Spirited Winter Reds


Clos de Gilroy

Clos de Gilroy, 2016 Central Coast Grenache, 13.1% alcohol, $20. ★★★★: A feisty grenache with notes of raspberry, cherry and anise. It has a spicy finish and nice length. Well crafted. An absolute steal for the quality.


Bedrock Wine Co., 2016 Bedrock Heritage Sonoma Valley, Sonoma County Red Wine, 14.6%, $46. ★★★★1/2: A complex red with layered flavors of black raspberry, plum and licorice. Great bones -- structure. The red varietals include zinfandel and carignane. Impressive.

San Lorenzo, 2015 the Pearl Old Vine, Sonoma County Red Field Blend, 15.4%, $70. ★★★★1/4: A snappy red field blend with aromas and flavors of blackberry, cinnamon and licorice. Firm tannins. Blend includes carignane, zinfandel and petite sirah.

Shafer, 2015 TD-9, Napa Valley Bordeaux Red Blend, 15.3%, $60. ★★★★1/2: A striking Bordeaux Red Blend with a bowl of tasty fruit -- currant, plum and cherry. It has great minerality, with herbs and spice in the mix. It’s a complicated, big boy Bordeaux that turns heads. Striking.

Donelan, 2014 Cuvee Moriah Sonoma County Grenache, $50. ★★★★: This Rhone red has tangy high-toned fruit coupled with savory spice and crisp acid. It has notes of pomegranate, red currant and cardamom. The Donelan has a round texture and finishes crisp.

Randall Grahm was studying philosophy at UC Santa Cruz when his palate took an unexpected turn. The college student took a break to work at a high-end boutique wine shop in Beverly Hills, allowing him the opportunity to taste First Growth Bordeaux and expensive Burgundies.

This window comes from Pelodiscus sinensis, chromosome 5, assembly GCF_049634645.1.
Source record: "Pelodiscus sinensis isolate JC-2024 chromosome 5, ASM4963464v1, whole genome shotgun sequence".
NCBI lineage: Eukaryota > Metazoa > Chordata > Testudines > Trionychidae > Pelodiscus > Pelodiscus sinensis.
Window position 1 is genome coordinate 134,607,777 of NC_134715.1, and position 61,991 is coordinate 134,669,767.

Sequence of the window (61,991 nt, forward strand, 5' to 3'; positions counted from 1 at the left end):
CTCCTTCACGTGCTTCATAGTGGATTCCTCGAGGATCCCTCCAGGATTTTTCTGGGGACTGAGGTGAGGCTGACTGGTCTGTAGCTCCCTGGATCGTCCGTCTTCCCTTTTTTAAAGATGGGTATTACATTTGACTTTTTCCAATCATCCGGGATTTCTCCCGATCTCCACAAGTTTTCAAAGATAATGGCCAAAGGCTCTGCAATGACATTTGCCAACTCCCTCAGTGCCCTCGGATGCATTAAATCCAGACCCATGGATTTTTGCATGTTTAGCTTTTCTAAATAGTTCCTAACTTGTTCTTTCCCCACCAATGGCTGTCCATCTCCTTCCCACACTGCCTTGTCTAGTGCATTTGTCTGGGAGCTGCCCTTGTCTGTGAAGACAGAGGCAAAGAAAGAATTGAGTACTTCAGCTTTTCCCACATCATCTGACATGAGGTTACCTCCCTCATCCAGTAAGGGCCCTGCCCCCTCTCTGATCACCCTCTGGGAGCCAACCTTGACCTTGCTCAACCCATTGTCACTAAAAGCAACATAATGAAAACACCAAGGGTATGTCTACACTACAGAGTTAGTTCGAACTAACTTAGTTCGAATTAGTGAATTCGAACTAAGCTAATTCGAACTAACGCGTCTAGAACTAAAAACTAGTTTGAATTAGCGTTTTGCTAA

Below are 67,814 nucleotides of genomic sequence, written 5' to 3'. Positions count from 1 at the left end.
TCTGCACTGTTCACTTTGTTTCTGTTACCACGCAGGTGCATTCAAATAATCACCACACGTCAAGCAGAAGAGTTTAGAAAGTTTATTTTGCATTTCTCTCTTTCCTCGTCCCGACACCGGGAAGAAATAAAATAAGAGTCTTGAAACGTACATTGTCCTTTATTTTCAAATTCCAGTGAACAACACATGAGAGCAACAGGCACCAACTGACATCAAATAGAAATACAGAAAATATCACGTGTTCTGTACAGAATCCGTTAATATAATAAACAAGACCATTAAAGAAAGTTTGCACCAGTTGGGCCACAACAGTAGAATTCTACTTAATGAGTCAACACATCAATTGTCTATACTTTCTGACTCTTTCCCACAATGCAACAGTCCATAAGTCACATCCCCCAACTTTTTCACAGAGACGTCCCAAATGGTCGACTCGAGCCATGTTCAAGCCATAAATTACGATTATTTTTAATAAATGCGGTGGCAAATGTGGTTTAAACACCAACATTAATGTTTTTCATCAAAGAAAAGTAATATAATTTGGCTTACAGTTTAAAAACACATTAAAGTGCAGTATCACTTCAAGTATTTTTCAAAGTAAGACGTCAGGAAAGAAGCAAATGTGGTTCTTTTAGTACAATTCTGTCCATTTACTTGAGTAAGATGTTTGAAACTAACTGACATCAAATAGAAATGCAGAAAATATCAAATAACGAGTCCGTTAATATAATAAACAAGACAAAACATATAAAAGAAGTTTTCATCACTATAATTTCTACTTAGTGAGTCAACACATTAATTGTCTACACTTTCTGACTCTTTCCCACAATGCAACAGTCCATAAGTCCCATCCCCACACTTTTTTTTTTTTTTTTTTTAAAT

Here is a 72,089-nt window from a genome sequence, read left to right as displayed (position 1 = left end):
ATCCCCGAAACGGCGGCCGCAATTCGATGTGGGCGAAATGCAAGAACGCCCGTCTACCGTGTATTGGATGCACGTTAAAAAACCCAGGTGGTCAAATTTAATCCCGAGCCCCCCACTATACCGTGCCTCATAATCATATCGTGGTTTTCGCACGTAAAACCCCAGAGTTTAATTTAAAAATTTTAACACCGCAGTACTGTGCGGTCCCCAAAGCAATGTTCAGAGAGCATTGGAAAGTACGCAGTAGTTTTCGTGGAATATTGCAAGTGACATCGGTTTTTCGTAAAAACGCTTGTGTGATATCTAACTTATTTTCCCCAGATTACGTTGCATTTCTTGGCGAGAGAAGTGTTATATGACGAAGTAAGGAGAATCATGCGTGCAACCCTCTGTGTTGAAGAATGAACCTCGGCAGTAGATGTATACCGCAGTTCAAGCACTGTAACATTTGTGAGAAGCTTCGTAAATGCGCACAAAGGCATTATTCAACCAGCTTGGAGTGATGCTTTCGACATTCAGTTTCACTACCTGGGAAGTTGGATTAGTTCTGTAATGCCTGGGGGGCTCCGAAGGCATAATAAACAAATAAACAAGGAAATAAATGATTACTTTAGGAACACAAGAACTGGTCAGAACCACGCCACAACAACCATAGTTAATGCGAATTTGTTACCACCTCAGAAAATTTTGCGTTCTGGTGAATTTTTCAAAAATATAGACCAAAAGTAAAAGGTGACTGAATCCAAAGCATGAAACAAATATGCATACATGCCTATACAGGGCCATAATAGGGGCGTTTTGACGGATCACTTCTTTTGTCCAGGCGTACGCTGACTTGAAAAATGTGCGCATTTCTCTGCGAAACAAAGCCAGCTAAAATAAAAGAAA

Grahm said tasting exceptional wines ultimately made him want to take the leap and create his own. The winemaker is behind our wine-of-the-week winner — the Clos de Gilroy, 2016 Central Coast Grenache at $20.

This is a feisty grenache with notes of raspberry, cherry, anise and pepper. It’s bright and has crisp acidity, but what makes it a knockout is its racy undercurrent of spice. It’s well crafted and an absolute steal for the quality.

“One of the things I’ve learned is that I very much like grenache from the Arroyo Seco region of the Central Coast, which is from where this grenache derives,” Grahm said. “What’s so special about this area is that it’s warm enough to fully ripen grenache (always very important) but cool enough to retain lovely color and fresh acidity, with a particularly characteristic spicy, peppery quality.”

Grahm, 64, founded Bonny Doon Vineyards in 1981 and the owner/winemaker has been working with Rhone grape varietals ever since.

Crafting wines of distinction is Grahm’s business model.

“In the old days you could provide a well-made wine at a fair price with an interesting story and that was generally enough to sell the wine,” he said. “No more. If you’re operating on a relatively small scale, as we are, I think that the most important imperative is to produce a wine that is utterly distinctive, possesses an element of hipness (who knows what that is?), and be very careful not to over-produce until you’ve tested the waters well.”

Grahm, the philosophy student, ultimately transferred to UC Davis where he completed a bachelor’s degree in plant science. He began his career intending to produce the great American pinot noir, but said he ultimately traded up for grenache.

“I certainly wonder how long it will take North American palates to realize that the wine style of their dreams is probably more consistently achieved with a cool-climate grenache than with a significantly more expensive pinot noir. Please note that this is not ‘sour grapes.’ I really do believe that grenache is generally more seamlessly matched to our growing conditions …”

Wine writer Peg Melnik can be reached at peg.melnik@pressdemocrat.com or 707-521-5310.